Lessons from the Green Book

I first learned about the Green Book in 2014 when I visited Denver’s Colorado History Museum, where a copy was on display in an exhibit honoring Lincoln Hills, the only African-American vacation resort west of the Mississippi. When Lincoln Hills opened in 1922, it was only the third resort in the United States where African-American families could vacation in safety. Getting from their homes to Lincoln Hills, though, was rife with danger and the Green Book offered insights on where folks could safely to eat, sleep, and refuel.

Learning about the Green Book opened my eyes to the privilege of traveling safely I enjoyed and began an inward journey to understand how systemic privilege pervaded my life. I grappled with not knowing, not realizing, and seeing where in my life I might have unknowingly perpetuated inequality. Becoming aware was the first step, but it wasn’t the last. In addition, it showed me how clearly perception is everything.

Based upon a true story

This weekend, I watched the Oscar-winning film Green Book, which was based upon the true story of Dr. Don Shirley and his driver Tony Vallalonga, a.k.a. Tony Lip. Picture that it’s the summer of 1962. President Kennedy just experienced Marilyn Monroe singing “Happy Birthday” to him but has yet to discover Russian missiles in Cuba. Little Eva’s Loco-motion was at the top of the charts. Segregation and Jim Crow laws still existed. Lynchings were a real possibility.

Dr. Shirley, a world-class African-American pianist who lived in opulence above Carnegie Hall in Manhattan, was headed to the deep south for a series of performances. He hired Tony, an Italian-American bouncer from the famous Copacabana, as his driver and bodyguard. The two developed an unlikely friendship as they confronted head-on the racism and dangers associated with segregation.

A lack of understanding

At the beginning of the film, Tony declared he was “more black” than Dr. Shirley, who had never tasted fried chicken or lived in the modest circumstances Tony and his family did. Despite his elite status and genius, Dr. Shirley was forced to stay in run-down motels, which were listed in the Green Book as welcoming to Blacks. We’re confronted with the hypocrisy of the socialites inviting Dr. Shirley to perform, yet denying him the privilege of using their indoor bathrooms, forcing him to choose between relieving himself in a dark outhouse or returning to his squalid motel.

Through a series of insults against Dr. Shirley, including randomly being pulled over in a hostile sundown town, Tony began to understand what it really meant to be Black, especially in the south. As he witnessed example after example of systemic racism, Tony began to react in the way he learned in the Bronx: with his fists. Dr. Shirley reprimanded Tony, saying, “You never win with violence. You only win when you maintain your dignity.”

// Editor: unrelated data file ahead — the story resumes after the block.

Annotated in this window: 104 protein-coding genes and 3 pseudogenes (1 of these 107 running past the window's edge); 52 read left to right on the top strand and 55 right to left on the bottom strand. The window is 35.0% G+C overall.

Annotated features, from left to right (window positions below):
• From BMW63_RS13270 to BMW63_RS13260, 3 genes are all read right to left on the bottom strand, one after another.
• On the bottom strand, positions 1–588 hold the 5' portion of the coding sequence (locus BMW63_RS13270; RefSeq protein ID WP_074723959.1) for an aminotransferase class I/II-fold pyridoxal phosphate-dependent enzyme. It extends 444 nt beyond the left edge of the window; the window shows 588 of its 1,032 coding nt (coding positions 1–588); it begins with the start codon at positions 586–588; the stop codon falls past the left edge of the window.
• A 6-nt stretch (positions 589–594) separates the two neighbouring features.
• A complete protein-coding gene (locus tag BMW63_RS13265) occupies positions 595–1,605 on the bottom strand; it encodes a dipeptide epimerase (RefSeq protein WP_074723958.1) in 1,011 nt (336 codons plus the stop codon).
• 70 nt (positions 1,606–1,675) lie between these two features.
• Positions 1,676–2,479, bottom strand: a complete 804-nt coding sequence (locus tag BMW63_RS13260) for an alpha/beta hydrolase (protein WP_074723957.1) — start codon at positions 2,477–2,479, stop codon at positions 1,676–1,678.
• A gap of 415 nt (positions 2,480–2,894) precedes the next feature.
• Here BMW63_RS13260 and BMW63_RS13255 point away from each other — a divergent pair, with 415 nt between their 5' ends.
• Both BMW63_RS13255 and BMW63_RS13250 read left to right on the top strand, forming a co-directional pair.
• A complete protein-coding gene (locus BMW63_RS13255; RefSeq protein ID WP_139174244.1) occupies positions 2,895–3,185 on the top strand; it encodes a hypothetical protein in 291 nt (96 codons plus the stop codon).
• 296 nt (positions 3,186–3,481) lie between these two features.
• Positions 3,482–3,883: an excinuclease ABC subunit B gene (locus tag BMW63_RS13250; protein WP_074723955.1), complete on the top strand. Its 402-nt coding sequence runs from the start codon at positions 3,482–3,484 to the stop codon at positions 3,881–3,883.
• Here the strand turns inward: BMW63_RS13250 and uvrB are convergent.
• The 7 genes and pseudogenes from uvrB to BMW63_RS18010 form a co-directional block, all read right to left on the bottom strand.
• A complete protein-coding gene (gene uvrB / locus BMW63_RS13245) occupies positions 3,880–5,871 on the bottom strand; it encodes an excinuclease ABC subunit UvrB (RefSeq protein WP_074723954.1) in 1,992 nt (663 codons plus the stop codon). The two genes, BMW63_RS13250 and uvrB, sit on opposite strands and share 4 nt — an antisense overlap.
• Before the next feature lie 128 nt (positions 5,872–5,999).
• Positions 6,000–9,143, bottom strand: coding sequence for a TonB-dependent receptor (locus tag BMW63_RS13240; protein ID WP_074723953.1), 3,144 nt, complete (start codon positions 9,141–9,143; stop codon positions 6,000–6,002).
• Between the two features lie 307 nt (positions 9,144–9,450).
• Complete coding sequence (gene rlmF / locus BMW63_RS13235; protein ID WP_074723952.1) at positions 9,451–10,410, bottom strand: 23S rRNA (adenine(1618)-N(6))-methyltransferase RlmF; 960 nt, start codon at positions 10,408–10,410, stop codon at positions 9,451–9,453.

It takes courage to change people’s hearts

Tony questioned why Dr. Shirley would put himself in harm’s way when he could have easily chosen to stay safely in New York, where he was appreciated. He’s told, ”…it takes courage to change people’s hearts.”

What truth! It does take courage to change people’s hearts, and that courage begins with changing our hearts first. How many times have you insisted that your beliefs were absolutely true, going to the mat for a T.K.O.? (For me, there are too many instances to count.)

Consider that perception is not reality and, even if we have a shared experience, what we each recall and feel will happen through the lens of our own history. Knowing something intellectually is not the same as living that thing. We can empathize when someone shares, but it’s important to understand that empathy isn’t the same as experience.

What’s my point?

Your story is my point. How you experience situations throughout your life can be—and mostly are—different from even those who shared those experiences with you. What you believe to be true is based upon what you know. That doesn’t make one of you right and the other wrong. And that’s especially important to understand when writing a memoir.

I get asked all the time, “How do I write about something that happened if my [fill-in-the-blank] will read it?” That, my friends, is the Fraud Flag flying high. What if your family and friends remember things differently than you do? What if they challenge you? What if your truth hurts them? None of these questions matter. Focusing on them will stop you from sharing your truth, the value of your learning, and your perception.

If you’re tired of waiting, let’s chat about the book inside of you and how to finally get it out into the world.

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